Square Peg

By Frances Howard-Snyder

Leah sat near the front of the room as always. She liked to be able to focus entirely on the teacher without distractions. But the teacher, Mrs. Elliot, was not in class today. She’d rushed in, briefly explained something about an emergency involving her nephew and a parrot, and written an assignment on the board in neat copperplate handwriting. “Which fits better: a square peg in a round hole or a round peg in a square hole? Defend your answer.”

Leah wanted to ask what the question meant but the math teacher was gone and even if she’d stayed, she would have chuckled and said that that was part of the puzzle, to figure out how to approach the question. Leah’s too wide thighs stuck and unstuck to the wooden chair. Damn these short uniform skirts. Damn this unholy heat. She looked around the room for inspiration, but the posters of Euclid, Newton, Euler, Fermat, and Leibniz, showed sour-faced men who didn’t offer any assistance. Deep red, dusty rhododendrons bobbed outside the window, looking thirsty. The Pacific Northwest wasn’t supposed to be this warm in May. Some of the other sophomore girls were whispering together but Leah doubted they’d be willing to share their ideas—or that their ideas would be much help if they did.

She needed to pee. Perhaps a visit to the john would clear her head. She left the room. Sitting on the toilet she had an idea about how to solve the puzzle, to boil it down to a simple geometry question.

Back in the classroom, the other girls bent their heads over their desks. Leah had better hurry. She attached a pencil to her compass and drew two circles and then used a ruler to make a square inside one and a second square outside the other. She heard a scattering of laughter—like tacks thrown on a tile floor. She pushed her glasses up the bridge of her nose, pushed her bangs out of her eyes, and looked at the board to check the assignment again. The instructions looked different. The first words had been erased and replaced with fat, schoolgirl letters that now read: “Which is Leah Grey: A square peg in a round hole or a round peg in a square hole?”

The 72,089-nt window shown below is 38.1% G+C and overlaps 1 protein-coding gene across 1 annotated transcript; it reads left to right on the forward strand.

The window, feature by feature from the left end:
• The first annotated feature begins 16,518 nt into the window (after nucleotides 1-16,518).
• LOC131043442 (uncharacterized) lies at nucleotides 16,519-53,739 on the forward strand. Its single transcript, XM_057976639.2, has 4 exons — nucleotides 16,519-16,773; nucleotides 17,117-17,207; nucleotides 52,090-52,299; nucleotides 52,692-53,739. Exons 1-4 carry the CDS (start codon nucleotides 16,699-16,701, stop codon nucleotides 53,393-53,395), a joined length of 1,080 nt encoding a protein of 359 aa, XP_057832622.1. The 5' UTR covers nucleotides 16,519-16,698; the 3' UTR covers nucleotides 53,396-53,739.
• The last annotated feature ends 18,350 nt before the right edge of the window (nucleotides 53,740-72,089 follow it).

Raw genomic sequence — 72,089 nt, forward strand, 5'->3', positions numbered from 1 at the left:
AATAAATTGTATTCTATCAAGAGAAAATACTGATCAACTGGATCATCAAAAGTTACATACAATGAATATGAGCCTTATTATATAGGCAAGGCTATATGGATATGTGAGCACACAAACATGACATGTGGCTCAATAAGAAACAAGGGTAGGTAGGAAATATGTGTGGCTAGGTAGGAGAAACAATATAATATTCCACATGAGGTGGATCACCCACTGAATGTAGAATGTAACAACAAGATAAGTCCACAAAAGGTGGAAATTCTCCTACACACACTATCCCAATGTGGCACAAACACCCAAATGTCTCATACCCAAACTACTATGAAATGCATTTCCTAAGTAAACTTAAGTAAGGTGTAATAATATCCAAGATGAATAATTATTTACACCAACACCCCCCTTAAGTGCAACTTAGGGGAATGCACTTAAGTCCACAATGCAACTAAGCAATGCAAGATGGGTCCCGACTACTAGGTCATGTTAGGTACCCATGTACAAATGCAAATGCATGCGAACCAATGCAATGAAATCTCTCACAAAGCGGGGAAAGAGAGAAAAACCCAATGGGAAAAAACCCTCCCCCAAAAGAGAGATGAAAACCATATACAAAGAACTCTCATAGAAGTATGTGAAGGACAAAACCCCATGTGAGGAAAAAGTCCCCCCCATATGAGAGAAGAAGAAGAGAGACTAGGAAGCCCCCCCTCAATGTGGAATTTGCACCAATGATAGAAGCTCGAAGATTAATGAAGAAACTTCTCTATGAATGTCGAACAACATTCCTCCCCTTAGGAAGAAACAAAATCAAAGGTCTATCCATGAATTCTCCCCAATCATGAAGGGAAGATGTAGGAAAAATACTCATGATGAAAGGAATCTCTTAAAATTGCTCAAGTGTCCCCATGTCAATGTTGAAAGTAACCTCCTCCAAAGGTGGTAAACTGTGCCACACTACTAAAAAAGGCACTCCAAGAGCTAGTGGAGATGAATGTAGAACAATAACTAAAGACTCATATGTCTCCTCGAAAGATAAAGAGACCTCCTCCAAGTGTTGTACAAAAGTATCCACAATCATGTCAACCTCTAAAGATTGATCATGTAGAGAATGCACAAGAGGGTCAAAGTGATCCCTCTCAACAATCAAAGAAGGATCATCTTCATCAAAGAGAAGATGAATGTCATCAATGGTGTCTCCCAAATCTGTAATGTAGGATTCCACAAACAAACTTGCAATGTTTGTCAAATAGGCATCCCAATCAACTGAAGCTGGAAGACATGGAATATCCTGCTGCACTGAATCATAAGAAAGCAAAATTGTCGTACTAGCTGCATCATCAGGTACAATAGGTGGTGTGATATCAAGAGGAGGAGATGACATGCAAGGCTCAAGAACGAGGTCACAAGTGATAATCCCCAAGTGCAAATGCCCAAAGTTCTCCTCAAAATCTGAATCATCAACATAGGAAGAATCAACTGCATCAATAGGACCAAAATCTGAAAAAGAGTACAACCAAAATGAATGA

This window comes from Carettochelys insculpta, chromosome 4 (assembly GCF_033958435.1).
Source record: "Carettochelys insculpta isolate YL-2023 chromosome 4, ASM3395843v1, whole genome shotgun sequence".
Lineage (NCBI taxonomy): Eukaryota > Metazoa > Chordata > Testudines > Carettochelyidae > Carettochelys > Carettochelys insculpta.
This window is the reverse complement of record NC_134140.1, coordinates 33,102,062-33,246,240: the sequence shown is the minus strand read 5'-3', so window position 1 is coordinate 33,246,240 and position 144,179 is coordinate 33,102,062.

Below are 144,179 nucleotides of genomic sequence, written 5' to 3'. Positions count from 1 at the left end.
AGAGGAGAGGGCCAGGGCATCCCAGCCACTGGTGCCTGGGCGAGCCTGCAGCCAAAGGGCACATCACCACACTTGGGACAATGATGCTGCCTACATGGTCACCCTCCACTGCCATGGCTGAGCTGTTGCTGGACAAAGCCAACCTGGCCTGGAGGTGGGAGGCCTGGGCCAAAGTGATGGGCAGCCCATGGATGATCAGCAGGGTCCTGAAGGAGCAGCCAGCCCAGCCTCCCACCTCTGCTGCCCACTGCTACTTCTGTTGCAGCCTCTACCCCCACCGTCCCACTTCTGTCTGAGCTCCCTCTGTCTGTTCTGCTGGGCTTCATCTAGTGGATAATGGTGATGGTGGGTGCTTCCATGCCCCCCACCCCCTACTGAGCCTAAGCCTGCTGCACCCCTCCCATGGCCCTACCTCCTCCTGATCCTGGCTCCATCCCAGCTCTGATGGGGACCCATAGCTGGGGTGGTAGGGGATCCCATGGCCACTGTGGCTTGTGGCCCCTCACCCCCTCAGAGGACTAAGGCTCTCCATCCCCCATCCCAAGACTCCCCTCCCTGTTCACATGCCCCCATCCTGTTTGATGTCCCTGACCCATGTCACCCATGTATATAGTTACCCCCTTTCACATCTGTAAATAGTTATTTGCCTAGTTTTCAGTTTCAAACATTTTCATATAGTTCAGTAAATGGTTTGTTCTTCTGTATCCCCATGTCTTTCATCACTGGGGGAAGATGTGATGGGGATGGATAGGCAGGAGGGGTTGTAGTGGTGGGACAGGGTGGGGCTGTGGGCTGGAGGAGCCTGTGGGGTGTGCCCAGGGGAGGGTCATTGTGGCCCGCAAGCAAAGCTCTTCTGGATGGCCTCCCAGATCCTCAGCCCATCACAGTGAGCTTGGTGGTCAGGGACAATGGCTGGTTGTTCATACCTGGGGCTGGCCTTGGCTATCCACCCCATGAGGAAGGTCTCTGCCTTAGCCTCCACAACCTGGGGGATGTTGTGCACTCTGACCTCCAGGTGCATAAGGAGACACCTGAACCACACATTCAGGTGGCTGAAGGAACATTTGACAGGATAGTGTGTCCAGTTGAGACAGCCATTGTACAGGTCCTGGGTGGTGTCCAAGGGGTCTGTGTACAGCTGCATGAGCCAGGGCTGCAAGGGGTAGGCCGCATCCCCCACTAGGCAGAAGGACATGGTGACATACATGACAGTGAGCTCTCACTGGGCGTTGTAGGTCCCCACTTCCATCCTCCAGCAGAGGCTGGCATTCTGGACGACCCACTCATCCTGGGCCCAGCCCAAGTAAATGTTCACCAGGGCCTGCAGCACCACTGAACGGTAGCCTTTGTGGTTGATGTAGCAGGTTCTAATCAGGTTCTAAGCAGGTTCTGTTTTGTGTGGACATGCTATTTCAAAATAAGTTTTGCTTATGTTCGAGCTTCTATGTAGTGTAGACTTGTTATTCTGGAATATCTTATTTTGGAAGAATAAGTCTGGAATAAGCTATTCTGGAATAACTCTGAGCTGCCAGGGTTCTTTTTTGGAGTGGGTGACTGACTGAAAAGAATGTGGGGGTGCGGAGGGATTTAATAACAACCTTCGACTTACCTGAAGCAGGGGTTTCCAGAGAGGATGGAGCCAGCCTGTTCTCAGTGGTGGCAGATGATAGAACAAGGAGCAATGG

Leah caught her breath, feeling her face burn and prickle as if a horse blanket had been thrown over her head. The titters united into a roar. How should she react?

Should she storm out of the room and tell the principal? She’d tried that before. In her first week at the school, fresh out of homeschool, before she’d learned the rules of living with others, she’d told the principal what one of the other girls had done to her. That was when the trouble really started.

Should she simply ignore the joke? She’d tried ignoring them before, tried acting as if she didn’t notice when they excluded her or laughed at her. But that made them raise the stakes, anxious that they hadn’t yet done enough to get her attention, to make her suffer. Why? Why were they so obsessed with hurting her?

Because they were pigs—obviously. They didn’t think of themselves as pigs, of course. People don’t. They believed she was the monster, while they were the defenders of justice, burning with righteous indignation. In their version, she’d injured one of their tribe, and no punishment was too severe for her.

Should she stab the most likely culprit in the eye with her compass and whack another with her heavy math book? That would be satisfying. But it would confirm the story that she was a monster: they’d made a little joke at her expense, a few words… and she’d mutilated them!

All she could do was bend her head and work through the puzzle, set her answer on the teacher’s desk and leave the room, her only consolation the thought that they didn’t know the answer to the question they’d written on the board—they didn’t know who she was.


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